It baffles me, and I am reminded of something that Professor Norman Finkelstein wrote about in ‘The Holocaust Industry’, and that is the manner in which ‘we’ perceive the ‘others’ and their crimes as being heinous and to be (and rightly so) condemned, yet, we are conspicuously silent when ‘our’ people, whoever ‘our’ people are, carry out heinous crimes.

It doesn’t only baffle me, but it angers me, when a 14 year old girl in Pakistan is shot in the head and almost killed by Muslim religious extremists and why?

Because she advocates the right of women to an education. Simple, huh?

I am further baffled by the expectation placed on a 16 year old girl, who was shot in the head when she was 14 and who has spent the past couple of years receiving in medical treatment for an attack that almost killed her and her fellow pupils because the Taleb (which simply means ‘student’ – ironic, isnt it) who shot her wanted to silence her, and thus by sowing terror in the minds of fellow pupils and parents, wanted to make a statement that women and girls should not DARE challenge their narrow worldview.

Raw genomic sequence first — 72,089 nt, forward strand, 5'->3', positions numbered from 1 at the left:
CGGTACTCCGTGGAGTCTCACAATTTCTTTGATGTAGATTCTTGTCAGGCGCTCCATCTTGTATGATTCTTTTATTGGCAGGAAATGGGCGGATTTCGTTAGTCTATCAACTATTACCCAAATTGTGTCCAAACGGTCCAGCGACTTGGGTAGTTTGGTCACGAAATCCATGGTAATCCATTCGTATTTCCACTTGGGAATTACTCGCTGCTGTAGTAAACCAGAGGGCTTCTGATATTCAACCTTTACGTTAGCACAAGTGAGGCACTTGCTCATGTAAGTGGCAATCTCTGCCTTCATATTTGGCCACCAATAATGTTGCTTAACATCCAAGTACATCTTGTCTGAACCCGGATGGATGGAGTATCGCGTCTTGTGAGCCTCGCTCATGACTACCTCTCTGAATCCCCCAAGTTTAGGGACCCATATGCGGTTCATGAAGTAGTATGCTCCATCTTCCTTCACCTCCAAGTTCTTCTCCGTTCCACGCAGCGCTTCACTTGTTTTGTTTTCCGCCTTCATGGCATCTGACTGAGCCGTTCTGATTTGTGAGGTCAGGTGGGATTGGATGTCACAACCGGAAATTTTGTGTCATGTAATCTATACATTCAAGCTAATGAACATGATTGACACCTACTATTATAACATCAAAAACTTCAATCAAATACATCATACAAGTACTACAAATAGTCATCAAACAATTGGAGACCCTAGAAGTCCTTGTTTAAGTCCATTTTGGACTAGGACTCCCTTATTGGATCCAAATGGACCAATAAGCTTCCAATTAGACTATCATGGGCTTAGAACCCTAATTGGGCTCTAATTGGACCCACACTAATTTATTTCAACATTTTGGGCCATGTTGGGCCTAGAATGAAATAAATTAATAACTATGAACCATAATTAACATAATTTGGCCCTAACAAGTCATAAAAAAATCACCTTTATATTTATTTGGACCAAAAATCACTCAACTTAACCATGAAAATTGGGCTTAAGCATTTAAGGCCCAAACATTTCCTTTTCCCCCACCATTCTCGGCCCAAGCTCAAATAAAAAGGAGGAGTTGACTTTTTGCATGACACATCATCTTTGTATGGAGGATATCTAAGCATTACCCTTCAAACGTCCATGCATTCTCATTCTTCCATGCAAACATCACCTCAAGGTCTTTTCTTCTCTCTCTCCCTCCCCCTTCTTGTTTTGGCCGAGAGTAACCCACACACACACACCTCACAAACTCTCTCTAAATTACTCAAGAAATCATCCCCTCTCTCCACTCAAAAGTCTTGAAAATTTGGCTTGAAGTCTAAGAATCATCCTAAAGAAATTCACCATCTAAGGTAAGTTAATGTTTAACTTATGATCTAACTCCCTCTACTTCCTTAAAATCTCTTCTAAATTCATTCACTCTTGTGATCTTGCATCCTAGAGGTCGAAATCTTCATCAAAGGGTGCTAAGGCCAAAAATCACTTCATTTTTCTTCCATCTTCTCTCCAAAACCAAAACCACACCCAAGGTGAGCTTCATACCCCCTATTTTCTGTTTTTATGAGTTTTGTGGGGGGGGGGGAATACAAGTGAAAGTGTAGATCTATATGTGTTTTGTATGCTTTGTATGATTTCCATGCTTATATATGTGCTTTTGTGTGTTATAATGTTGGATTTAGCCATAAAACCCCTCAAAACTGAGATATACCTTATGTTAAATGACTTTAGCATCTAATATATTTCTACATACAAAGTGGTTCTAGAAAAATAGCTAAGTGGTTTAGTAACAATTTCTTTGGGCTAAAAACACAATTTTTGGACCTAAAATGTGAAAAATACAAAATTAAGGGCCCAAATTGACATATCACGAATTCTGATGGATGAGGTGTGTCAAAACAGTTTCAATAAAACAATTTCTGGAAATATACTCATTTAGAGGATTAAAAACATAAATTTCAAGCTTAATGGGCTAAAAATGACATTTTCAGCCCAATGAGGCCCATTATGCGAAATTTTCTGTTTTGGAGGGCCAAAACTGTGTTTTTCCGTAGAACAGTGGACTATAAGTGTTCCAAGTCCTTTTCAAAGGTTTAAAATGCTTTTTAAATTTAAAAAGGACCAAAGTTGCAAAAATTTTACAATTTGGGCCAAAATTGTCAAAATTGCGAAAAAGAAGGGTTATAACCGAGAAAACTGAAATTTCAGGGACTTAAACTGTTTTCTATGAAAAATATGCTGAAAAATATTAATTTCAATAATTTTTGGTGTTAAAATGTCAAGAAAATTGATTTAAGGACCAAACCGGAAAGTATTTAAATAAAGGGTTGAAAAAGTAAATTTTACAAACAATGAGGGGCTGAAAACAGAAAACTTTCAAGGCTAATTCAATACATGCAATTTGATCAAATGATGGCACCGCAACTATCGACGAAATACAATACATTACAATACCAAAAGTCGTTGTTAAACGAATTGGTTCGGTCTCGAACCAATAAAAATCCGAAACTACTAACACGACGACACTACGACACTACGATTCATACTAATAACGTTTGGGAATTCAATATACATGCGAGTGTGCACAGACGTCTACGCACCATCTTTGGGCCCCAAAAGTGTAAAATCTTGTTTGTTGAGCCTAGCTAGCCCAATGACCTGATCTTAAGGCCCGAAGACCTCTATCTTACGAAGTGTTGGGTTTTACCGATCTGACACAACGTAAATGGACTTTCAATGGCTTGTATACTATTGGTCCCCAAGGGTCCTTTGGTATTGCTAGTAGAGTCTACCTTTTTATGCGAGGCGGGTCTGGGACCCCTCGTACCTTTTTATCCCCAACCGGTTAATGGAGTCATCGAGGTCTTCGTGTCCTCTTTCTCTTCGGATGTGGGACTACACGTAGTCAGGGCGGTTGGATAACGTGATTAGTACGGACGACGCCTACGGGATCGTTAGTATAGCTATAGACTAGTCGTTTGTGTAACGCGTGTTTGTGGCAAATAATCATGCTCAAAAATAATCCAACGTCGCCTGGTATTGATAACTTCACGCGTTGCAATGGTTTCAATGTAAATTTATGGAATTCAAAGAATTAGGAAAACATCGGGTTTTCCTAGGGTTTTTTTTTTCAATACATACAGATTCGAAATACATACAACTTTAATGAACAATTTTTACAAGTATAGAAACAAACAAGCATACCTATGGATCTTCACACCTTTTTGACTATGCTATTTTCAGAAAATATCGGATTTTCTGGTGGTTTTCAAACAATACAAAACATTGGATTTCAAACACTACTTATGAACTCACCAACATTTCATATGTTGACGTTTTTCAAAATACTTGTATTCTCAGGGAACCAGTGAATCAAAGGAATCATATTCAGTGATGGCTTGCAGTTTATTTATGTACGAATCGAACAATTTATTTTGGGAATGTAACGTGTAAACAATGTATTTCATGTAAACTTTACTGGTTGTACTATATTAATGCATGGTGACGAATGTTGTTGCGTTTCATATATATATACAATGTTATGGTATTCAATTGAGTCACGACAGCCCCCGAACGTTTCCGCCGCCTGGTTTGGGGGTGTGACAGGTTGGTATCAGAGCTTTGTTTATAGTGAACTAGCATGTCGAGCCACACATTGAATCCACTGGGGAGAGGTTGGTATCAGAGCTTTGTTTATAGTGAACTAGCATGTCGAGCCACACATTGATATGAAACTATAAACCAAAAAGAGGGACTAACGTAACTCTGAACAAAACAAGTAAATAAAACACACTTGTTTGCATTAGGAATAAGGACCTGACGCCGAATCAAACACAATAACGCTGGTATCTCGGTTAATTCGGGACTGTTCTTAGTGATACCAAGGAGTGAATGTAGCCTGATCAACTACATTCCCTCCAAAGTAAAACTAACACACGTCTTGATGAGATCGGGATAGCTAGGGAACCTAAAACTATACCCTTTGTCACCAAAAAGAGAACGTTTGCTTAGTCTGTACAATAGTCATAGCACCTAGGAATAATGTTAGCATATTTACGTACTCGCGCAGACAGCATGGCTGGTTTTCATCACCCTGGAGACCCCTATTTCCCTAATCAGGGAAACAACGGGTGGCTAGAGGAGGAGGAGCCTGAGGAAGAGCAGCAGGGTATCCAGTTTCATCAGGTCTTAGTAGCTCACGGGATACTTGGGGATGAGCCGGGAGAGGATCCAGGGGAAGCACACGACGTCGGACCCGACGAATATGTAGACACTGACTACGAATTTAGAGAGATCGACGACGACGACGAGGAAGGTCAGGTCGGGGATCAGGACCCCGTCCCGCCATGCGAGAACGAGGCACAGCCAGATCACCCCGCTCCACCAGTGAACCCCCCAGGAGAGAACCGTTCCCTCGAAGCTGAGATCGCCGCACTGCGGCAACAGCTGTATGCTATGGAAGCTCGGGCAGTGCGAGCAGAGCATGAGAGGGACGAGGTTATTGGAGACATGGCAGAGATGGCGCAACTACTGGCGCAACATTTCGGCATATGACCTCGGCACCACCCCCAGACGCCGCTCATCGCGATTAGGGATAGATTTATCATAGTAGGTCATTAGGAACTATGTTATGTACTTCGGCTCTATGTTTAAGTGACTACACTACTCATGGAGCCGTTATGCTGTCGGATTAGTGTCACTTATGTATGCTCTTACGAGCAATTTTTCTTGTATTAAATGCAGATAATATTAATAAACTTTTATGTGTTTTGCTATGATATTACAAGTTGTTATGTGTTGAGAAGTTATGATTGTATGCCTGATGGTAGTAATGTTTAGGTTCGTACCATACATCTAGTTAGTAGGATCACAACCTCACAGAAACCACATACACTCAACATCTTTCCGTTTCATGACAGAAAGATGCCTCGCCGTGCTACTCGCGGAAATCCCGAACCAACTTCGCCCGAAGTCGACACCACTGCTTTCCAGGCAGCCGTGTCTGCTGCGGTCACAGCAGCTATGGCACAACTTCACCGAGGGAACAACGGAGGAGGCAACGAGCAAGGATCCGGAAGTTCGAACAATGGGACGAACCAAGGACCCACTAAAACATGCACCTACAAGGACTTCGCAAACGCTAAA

And if someone dares to disobey these self-appointed men, always MEN, always ALWAYS MEN, who proclaim to be the sole spokesMEN of Islamic religious beliefs and practices, then that someone must be silenced, and in Malala’s case, to silence a 14 year old girl with a bullet in her head.

Malala a US puppet because she didn’t mention drone strikes, or US foreign policy, or US and UK invasions and atrocities in the Middle-East and elsewhere?

Malala Yousafzai is a 16 year old who narrowly escaped death when a fanatical MAN shot her in the head to silence a GIRL, a WOMAN who dared to defy the MEN who took it upon themselves and appointed themselves, again ALL MEN, as the only carriers of the ‘truth’.

And so, when on her 16th birthday, Malala gives a speech at the UN, in which she mentions and elaborates on the mindset of the people who would have her silenced, and because Malala did not mention the drone strikes, so that makes Malala a US puppet?

Lets be real here, and lets be frank as well, and let us shed this veneer of indignation that we hurl around when it suits us, and the causes close to our hearts, while matter-of-factly dismissing a 16 year old girl, who against all odds fought for, and continues to fight for the rights of women and girls to an education in Pakistan.